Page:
If you’re looking for functional earphones under USD 100 for your smartphone and are a fan of the bass-heavy sound signature, the Fischer Audio Consonance V2s may be worth your consideration.


  1. I just got it.

    The sales person offer me a few models. But he recommended this v2.. this is my very first purchase of this brand that i never heard of.. but willing to give it a try.

    I am using it for my music production. .thinking it will be a good choice to hook up to my Roland V Drum and DAW and of cause a smartphone for playback purposes.

    Oh man.. i can’t express how disappointed I am.

    It can’t even match a free Samsung earphone that come with the mobile. Seriously. . I am not joking. .

    I have be using professional headphones for studio monitoring purposes. .

    Due to people are switching to smartphone to play their song.. Instead of a dedicated mp3 player.

    I want to stepdown and listen to my song that i have composed on a smartphone devices to monitor any difference of instruments being played. Rather than directly from my DAW and studio systems.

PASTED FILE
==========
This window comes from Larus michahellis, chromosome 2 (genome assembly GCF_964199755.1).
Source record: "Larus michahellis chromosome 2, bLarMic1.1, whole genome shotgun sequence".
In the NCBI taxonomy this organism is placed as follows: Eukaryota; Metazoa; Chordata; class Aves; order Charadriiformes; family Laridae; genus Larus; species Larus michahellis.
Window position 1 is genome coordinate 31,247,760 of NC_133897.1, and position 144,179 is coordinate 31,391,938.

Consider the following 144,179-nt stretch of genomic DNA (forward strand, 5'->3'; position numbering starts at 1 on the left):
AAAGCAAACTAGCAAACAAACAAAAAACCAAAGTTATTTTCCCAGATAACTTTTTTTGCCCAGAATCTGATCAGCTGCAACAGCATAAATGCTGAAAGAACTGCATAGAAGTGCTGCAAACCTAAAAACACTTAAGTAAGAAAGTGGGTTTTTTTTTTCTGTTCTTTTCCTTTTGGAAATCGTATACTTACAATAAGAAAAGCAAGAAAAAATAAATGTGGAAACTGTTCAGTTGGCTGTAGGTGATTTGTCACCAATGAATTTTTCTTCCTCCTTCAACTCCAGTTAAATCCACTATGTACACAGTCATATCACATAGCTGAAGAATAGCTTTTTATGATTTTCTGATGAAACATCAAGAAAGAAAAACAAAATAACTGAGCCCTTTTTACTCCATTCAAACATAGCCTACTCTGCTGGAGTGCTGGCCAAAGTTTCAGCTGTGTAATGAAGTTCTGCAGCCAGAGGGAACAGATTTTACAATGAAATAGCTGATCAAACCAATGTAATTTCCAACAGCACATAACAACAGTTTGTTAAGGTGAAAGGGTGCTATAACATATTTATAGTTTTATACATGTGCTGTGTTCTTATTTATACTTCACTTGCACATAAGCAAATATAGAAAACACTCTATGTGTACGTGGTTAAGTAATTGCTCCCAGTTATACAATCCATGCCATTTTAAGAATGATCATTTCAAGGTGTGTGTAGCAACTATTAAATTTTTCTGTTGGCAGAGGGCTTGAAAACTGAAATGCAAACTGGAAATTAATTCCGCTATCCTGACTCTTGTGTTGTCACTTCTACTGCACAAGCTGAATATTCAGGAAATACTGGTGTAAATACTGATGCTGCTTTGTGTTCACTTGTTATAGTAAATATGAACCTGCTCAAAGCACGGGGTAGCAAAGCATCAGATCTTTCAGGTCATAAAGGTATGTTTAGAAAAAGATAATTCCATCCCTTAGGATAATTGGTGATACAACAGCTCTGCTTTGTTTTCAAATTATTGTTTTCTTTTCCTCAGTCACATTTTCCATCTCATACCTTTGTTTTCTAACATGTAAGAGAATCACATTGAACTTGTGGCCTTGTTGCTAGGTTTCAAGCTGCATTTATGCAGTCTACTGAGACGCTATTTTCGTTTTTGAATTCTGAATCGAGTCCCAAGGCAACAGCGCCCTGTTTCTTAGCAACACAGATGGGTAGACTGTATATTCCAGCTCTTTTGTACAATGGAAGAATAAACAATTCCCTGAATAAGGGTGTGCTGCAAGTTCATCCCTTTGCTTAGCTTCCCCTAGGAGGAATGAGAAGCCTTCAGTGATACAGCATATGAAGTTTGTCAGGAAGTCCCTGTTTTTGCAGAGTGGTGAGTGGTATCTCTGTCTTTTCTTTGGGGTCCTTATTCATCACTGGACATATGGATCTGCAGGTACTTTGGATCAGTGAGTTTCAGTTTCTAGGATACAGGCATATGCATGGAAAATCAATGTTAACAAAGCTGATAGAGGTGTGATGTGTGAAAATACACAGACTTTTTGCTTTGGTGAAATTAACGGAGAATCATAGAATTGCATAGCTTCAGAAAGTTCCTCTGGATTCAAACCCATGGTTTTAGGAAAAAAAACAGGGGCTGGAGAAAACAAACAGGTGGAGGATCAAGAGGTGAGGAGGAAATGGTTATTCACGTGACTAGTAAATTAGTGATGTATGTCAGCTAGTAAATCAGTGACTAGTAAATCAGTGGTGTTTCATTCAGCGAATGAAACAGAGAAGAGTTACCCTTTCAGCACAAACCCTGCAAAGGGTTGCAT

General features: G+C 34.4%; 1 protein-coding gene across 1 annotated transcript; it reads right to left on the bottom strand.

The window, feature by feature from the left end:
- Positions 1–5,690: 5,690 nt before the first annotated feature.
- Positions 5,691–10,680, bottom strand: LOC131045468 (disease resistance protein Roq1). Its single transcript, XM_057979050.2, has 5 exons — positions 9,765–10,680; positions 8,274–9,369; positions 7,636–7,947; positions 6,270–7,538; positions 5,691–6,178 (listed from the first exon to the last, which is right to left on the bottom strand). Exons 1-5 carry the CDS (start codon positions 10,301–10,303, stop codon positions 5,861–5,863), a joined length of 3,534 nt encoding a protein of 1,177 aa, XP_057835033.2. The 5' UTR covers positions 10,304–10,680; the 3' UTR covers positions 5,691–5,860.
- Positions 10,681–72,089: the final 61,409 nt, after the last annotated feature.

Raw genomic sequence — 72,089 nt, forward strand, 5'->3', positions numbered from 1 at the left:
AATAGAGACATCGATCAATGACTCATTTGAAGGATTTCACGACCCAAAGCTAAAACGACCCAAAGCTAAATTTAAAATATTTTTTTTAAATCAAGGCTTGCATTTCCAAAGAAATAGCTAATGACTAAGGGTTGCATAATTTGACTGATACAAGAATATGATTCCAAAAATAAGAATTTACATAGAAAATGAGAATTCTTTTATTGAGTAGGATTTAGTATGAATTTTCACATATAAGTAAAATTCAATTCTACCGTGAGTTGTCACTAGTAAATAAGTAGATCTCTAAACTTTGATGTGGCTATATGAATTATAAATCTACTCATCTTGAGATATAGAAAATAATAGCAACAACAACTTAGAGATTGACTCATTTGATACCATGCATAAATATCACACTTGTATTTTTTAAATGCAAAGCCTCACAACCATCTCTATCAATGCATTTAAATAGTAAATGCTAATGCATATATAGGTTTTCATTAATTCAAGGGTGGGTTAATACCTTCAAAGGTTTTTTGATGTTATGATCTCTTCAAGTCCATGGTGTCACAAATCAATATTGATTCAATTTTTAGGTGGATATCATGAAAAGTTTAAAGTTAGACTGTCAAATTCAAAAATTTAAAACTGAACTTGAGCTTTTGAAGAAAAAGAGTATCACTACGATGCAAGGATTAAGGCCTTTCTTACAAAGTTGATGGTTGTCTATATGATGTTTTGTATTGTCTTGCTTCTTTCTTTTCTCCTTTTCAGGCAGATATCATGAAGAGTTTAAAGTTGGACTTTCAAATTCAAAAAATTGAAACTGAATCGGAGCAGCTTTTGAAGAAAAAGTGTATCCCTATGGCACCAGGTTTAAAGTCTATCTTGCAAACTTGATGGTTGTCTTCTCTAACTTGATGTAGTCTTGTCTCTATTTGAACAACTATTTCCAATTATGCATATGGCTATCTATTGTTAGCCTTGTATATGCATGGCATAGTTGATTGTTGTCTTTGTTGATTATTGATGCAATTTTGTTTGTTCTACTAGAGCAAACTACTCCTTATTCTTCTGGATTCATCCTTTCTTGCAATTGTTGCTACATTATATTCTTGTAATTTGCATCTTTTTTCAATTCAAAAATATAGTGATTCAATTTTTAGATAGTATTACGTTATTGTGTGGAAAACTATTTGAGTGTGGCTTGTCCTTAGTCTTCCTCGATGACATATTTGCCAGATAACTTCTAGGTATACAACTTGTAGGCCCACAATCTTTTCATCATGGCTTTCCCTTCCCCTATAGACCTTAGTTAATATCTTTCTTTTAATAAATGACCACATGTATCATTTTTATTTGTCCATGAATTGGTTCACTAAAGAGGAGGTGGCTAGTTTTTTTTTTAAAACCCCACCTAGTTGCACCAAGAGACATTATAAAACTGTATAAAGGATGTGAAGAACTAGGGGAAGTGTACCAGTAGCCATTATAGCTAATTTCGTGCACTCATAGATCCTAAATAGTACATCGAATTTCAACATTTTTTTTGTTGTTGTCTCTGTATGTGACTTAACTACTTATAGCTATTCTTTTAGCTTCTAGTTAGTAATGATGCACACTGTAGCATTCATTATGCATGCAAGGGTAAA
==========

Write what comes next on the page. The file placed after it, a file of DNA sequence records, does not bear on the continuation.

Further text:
Not worth to buy.. but over all they package it nicely and that the price i think i am paying for.



    1. Hi Geo,

      Thanks very much for commenting.

      Yeah I agree with you that the Consonance V2 would not be appropriate for monitoring and content creation due to its warm and bass-heavy sound. I believe it is more an option for people who like that kind of sound signature who want to listen to music on their phone while also having the ability to talk hands free.

      If you’re looking for a pair of low price earphones that can also be used for content creation, I think the Etymotic MC5 or HC5 might be closer to what you’re after as they have a more neutral sound. Etymotic also make a series of earphones that also have an in-line microphone/remote (HF2, HF3 and MC3) if you need it.

      Best way is to try before you buy if you can.

      All the best,